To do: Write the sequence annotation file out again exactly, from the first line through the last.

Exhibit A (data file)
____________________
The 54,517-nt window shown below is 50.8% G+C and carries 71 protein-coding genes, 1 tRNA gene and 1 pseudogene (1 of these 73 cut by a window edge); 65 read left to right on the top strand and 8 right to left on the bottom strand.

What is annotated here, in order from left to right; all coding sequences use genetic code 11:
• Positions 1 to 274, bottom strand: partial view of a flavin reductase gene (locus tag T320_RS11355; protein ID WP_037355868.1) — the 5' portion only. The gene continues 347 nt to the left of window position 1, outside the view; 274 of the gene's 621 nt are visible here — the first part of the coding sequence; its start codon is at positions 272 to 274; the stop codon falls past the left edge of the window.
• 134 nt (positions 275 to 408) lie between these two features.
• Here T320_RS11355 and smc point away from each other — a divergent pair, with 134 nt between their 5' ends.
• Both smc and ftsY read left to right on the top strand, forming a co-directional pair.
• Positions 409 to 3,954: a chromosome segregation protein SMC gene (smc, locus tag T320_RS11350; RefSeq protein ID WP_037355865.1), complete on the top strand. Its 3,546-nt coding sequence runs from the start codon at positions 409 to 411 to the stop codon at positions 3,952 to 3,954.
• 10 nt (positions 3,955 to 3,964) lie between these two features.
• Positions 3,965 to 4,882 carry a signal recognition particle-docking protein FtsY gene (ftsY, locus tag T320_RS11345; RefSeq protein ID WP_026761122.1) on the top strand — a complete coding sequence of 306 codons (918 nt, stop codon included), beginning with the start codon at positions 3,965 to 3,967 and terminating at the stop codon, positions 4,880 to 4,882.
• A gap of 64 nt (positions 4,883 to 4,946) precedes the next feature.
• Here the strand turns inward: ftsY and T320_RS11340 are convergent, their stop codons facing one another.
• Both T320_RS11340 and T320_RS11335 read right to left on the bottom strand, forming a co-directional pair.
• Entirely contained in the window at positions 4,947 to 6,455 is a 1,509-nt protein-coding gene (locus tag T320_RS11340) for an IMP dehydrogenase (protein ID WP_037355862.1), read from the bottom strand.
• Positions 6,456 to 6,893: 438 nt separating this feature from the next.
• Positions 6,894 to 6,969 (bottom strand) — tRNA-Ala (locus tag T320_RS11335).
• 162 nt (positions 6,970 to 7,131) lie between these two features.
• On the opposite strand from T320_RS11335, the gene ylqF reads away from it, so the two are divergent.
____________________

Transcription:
The 54,517-nt window shown below is 50.8% G+C and carries 71 protein-coding genes, 1 tRNA gene and 1 pseudogene (1 of these 73 cut by a window edge); 65 read left to right on the top strand and 8 right to left on the bottom strand.

What is annotated here, in order from left to right; all coding sequences use genetic code 11:
• Positions 1 to 274, bottom strand: partial view of a flavin reductase gene (locus tag T320_RS11355; protein ID WP_037355868.1) — the 5' portion only. The gene continues 347 nt to the left of window position 1, outside the view; 274 of the gene's 621 nt are visible here — the first part of the coding sequence; its start codon is at positions 272 to 274; the stop codon falls past the left edge of the window.
• 134 nt (positions 275 to 408) lie between these two features.
• Here T320_RS11355 and smc point away from each other — a divergent pair, with 134 nt between their 5' ends.
• Both smc and ftsY read left to right on the top strand, forming a co-directional pair.
• Positions 409 to 3,954: a chromosome segregation protein SMC gene (smc, locus tag T320_RS11350; RefSeq protein ID WP_037355865.1), complete on the top strand. Its 3,546-nt coding sequence runs from the start codon at positions 409 to 411 to the stop codon at positions 3,952 to 3,954.
• 10 nt (positions 3,955 to 3,964) lie between these two features.
• Positions 3,965 to 4,882 carry a signal recognition particle-docking protein FtsY gene (ftsY, locus tag T320_RS11345; RefSeq protein ID WP_026761122.1) on the top strand — a complete coding sequence of 306 codons (918 nt, stop codon included), beginning with the start codon at positions 3,965 to 3,967 and terminating at the stop codon, positions 4,880 to 4,882.
• A gap of 64 nt (positions 4,883 to 4,946) precedes the next feature.
• Here the strand turns inward: ftsY and T320_RS11340 are convergent, their stop codons facing one another.
• Both T320_RS11340 and T320_RS11335 read right to left on the bottom strand, forming a co-directional pair.
• Entirely contained in the window at positions 4,947 to 6,455 is a 1,509-nt protein-coding gene (locus tag T320_RS11340) for an IMP dehydrogenase (protein ID WP_037355862.1), read from the bottom strand.
• Positions 6,456 to 6,893: 438 nt separating this feature from the next.
• Positions 6,894 to 6,969 (bottom strand) — tRNA-Ala (locus tag T320_RS11335).
• 162 nt (positions 6,970 to 7,131) lie between these two features.
• On the opposite strand from T320_RS11335, the gene ylqF reads away from it, so the two are divergent.